Benjamin Franklin Papers
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Receipt Book, 1742–64

Receipt Book, 1742–64

MS Record Book: American Philosophical Society

As a man of affairs who frequently made large cash payments, Franklin kept a book for receipts, in which he or the creditor would write out a form of acknowledgment which the creditor would sign on receiving payment. He used this book from 1742 until 1757, when he went abroad; his wife kept it until his return in 1762, when he himself resumed it. There are about 300 receipts; the first is dated December 22, 1742, and the last, October 29, 1764, less than a week before he sailed again to England. The ms has only incidental and limited usefulness to biographers and historians.

Among the persons who signed receipts in this volume are William Coats, Robert and Rebecca Grace, Thomas Smith, Christopher Thompson, Timothy Matlack, and John Wister, from each of whom Franklin held or rented property in Philadelphia; Theophilus Grew, the schoolmaster; David Hall, his journeyman and partner; Mathias Meuris, Anthony Newhouse, J. Conrad Schutz, and Thomas Wilcox, paper-makers; William Parks, printer of Williamsburg, Va.; Isaiah Warner, who composed and printed in his own shop jobs for other printers; Adolph Young, bookbinder; and several post riders.3 A few receipts specify the goods or services for which Franklin paid. On May 1, 1744, for example, he paid his barber George Cuningham £5 for “a light Wig”; and on August 20, 1755, he bought “a Greay wigge” for £3. A carpenter charged him £5 14s. 6d. in 1747 for “Stuff and Work of a Shaise House.” When he was building a new house in 1763–64 Franklin paid the architect Robert Smith £96 on April 6, 1763, “towards Purchasing Materials,” and on November 26 he paid Smith £80 “on Acct. of Building his House.” The plastering cost £25. According to an entry of March 28, 1757, Franklin bought a bill of exchange for £1500 sterling before departing for London as agent of the Pennsylvania Assembly. The following receipt is typical in form:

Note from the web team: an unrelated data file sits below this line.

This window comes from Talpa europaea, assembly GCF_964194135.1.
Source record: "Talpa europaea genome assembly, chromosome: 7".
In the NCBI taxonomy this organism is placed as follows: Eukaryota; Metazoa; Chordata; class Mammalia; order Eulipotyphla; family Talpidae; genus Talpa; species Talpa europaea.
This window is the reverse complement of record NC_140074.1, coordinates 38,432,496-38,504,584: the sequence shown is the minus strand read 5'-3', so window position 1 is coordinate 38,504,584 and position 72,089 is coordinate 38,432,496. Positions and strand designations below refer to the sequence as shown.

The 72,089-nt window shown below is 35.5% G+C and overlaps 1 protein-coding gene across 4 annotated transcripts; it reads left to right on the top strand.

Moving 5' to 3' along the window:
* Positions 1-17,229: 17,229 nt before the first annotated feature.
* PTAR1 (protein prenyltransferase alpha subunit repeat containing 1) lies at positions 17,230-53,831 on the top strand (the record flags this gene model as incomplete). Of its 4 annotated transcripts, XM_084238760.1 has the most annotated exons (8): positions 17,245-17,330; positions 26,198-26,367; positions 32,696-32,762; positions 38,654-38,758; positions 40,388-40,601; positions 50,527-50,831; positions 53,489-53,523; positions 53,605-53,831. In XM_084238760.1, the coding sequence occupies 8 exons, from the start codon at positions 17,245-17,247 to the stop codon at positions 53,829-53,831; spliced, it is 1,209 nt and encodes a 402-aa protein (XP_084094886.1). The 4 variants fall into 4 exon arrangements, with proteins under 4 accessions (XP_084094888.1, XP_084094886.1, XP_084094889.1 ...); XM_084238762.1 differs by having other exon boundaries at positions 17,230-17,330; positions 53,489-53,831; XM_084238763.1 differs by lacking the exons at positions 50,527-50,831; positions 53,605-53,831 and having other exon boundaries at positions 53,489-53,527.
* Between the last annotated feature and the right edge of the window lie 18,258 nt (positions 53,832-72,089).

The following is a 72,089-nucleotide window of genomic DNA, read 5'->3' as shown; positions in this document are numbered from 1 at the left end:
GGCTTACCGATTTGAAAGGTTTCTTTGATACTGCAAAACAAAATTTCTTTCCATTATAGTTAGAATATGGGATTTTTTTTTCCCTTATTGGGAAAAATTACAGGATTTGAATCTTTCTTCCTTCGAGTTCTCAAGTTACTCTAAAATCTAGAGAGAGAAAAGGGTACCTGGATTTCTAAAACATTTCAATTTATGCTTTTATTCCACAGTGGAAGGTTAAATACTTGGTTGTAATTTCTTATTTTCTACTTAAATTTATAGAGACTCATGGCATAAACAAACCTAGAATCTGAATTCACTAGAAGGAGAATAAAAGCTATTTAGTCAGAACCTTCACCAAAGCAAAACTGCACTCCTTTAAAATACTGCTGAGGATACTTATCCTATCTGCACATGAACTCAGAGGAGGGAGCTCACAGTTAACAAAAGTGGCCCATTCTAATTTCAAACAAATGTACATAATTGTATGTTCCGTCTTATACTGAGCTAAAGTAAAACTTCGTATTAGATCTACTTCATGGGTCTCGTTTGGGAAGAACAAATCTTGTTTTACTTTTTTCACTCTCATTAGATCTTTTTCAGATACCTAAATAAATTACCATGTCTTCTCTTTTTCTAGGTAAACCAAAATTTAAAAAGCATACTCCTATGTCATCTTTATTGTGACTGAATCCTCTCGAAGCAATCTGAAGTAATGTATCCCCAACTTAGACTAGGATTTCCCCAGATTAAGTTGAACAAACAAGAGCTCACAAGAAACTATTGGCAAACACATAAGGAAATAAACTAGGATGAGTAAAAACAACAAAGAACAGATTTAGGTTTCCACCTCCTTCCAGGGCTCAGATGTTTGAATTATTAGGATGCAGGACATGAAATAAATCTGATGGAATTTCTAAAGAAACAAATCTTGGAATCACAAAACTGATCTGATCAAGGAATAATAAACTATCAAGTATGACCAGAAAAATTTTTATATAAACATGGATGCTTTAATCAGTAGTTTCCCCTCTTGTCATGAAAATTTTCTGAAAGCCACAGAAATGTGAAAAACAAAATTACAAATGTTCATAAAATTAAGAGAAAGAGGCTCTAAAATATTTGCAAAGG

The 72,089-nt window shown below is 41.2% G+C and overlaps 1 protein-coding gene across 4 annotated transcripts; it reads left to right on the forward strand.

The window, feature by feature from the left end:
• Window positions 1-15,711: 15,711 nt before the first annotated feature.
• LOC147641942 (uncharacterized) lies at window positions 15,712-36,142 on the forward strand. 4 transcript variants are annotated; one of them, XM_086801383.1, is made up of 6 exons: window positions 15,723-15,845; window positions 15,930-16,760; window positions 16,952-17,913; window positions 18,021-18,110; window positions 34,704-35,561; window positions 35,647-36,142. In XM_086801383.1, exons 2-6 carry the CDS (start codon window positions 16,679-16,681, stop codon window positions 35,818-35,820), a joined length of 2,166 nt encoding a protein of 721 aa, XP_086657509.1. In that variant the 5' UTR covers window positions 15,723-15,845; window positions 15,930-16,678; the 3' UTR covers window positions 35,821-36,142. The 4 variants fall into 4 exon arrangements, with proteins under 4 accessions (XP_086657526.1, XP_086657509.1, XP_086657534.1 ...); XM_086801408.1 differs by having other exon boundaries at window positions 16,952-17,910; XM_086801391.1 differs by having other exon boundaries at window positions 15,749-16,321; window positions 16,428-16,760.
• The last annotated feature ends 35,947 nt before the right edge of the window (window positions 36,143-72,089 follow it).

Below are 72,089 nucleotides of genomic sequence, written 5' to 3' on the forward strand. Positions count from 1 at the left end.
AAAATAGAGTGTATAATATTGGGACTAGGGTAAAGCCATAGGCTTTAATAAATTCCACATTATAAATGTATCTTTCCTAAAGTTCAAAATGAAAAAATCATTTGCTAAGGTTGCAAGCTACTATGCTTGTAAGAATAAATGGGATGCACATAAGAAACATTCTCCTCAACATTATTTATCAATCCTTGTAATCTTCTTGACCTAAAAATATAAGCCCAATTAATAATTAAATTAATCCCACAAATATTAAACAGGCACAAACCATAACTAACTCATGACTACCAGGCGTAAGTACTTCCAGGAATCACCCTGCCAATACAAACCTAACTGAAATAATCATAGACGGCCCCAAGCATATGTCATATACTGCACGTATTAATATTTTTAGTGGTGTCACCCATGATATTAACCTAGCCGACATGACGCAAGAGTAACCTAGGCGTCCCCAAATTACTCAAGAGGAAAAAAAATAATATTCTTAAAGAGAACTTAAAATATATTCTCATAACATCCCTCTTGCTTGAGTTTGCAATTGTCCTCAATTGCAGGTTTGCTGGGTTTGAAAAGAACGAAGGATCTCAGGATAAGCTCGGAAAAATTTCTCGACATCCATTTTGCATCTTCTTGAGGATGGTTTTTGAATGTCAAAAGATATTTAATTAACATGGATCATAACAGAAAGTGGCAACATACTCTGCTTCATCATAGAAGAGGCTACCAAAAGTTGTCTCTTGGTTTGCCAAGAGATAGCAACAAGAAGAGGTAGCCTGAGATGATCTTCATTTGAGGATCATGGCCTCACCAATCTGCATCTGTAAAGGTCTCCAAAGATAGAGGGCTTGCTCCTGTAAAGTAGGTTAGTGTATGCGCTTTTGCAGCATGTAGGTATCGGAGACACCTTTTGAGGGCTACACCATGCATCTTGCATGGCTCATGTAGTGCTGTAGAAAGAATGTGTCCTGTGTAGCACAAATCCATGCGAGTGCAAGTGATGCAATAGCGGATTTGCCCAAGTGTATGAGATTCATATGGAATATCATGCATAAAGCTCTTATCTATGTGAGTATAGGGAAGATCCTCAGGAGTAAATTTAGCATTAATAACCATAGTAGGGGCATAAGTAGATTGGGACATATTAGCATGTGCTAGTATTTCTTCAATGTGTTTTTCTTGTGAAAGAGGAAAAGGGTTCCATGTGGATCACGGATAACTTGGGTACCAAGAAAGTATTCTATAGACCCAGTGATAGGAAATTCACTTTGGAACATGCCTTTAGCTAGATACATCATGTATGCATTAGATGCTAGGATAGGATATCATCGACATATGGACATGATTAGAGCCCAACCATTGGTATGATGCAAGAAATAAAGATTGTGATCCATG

July 9, 1745. Receiv’d of Benja. Franklin at sundry Times Cash Forty four Pounds to this Day, which with my Diet, &c. to the 20th of June past Twenty-Six pounds, makes in all, Seventy Pounds, per me

£70. 0. 0

David Hall

[Note numbering follows the Franklin Papers source.]

3For BF’S charges against some of these persons, see his Ledger D, above, p. 232.

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